Korina felt sicker. She just wanted to take the boy to school and then rest.

“Is he white?” continued the boy.
“Not all white men are bad.”
“He must be a big shot, huh? To send so much money…”

Korina didn’t answer. She heard a metallic growling behind her and instinctively pulled the boy to the side of the street. The big metal body of a truck sped by them. There weren’t many cars there and people weren’t used to watching out for them on the streets.

It was a refrigerator truck. Korina had never seen one before. She followed it with her eyes until it got lost in a cloud of saffron dust.

The truck was speeding towards Durban. It was carrying dozens of bags full of a thick yellow liquid produced from human blood at the Center for Blood Donation in Harare. Korina’s blood was loaded in one of the canisters. It was going to the National Center for Blood Donation, where it would be sent to various international pharmaceutical companies.

Korina never found out what was beyond that dusty street.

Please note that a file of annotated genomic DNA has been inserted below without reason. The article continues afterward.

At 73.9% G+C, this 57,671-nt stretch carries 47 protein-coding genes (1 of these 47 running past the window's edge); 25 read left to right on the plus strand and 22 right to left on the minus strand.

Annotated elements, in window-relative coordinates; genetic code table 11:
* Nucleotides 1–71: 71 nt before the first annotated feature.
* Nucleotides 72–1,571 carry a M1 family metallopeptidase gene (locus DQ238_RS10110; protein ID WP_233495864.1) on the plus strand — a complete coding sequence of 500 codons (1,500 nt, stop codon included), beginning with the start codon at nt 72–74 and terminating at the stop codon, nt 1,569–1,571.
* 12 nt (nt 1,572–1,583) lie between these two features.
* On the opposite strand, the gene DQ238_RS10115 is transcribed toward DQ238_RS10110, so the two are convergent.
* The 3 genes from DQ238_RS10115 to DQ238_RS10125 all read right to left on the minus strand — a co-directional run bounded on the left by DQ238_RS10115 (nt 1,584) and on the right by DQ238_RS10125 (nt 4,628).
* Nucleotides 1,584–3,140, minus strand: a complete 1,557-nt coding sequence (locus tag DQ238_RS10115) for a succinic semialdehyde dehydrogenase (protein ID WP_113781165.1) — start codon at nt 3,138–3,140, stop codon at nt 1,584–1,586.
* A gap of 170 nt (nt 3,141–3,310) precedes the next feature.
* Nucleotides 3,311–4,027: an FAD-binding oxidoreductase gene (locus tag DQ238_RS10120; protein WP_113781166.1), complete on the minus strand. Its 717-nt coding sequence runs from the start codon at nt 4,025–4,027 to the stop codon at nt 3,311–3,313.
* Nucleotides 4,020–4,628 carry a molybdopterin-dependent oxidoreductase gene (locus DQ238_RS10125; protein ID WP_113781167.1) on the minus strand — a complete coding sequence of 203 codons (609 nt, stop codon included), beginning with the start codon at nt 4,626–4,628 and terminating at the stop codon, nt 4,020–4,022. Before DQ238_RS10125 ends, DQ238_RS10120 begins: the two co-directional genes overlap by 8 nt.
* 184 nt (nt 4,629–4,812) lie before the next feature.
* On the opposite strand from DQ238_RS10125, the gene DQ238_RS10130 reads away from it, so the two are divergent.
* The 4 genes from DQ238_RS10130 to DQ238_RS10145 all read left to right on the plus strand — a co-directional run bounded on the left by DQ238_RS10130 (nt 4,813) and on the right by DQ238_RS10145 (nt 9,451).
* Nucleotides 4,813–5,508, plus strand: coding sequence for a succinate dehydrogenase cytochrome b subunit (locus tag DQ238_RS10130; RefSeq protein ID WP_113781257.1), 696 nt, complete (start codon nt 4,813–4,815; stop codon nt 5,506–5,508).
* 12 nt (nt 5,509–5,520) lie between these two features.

The truck reached the National Center in a day. The donated blood was then unloaded and readied for transfer. The blood plasma is not used in Africa – it is sold all over the world instead. But most developed countries refuse to buy blood products from Africa. To get around this, local traffickers have learned to label it “animal plasma” and to bribe key officials.
Benghazi, three years later

Seven thousand kilometers away from the dusty street Korina never got beyond, Leila Alaabdali was running down a narrow street in Benghazi. She was clutching a thin, pale girl. The child was silent with her eyes firmly pressed shut, as if playing hide-and-seek with evil spirits.

Amellé was the terrified woman’s sixth child. She had been quite sickly ever since she was born. Leila had not had such problems with any of her other five children. She wondered whether she might be doing a bad job of raising the little girl, but no one would tell her exactly what was wrong.

Amellé had been born in the Haliphatia hospital a year and eight months earlier. Before that Leila had suffered a miscarriage at the same medical center. She had lost a lot of blood and needed a blood transfusion. It seemed like only yesterday that she heard the doctor saying:

“We’ll give her an albumin transfusion. She’s very weak. Get the IVs ready.” He paused and then added: “100 ml of alcupan, intravenously.”

The nurse grabbed a package of albumin. Leila weakly followed the movements with her eyes. She knew her husband wouldn’t approve. She even memorized the number on the bottle, which was 99502. She asked if she could see the label. The nurse looked at her sweaty forehead and stroked her hair.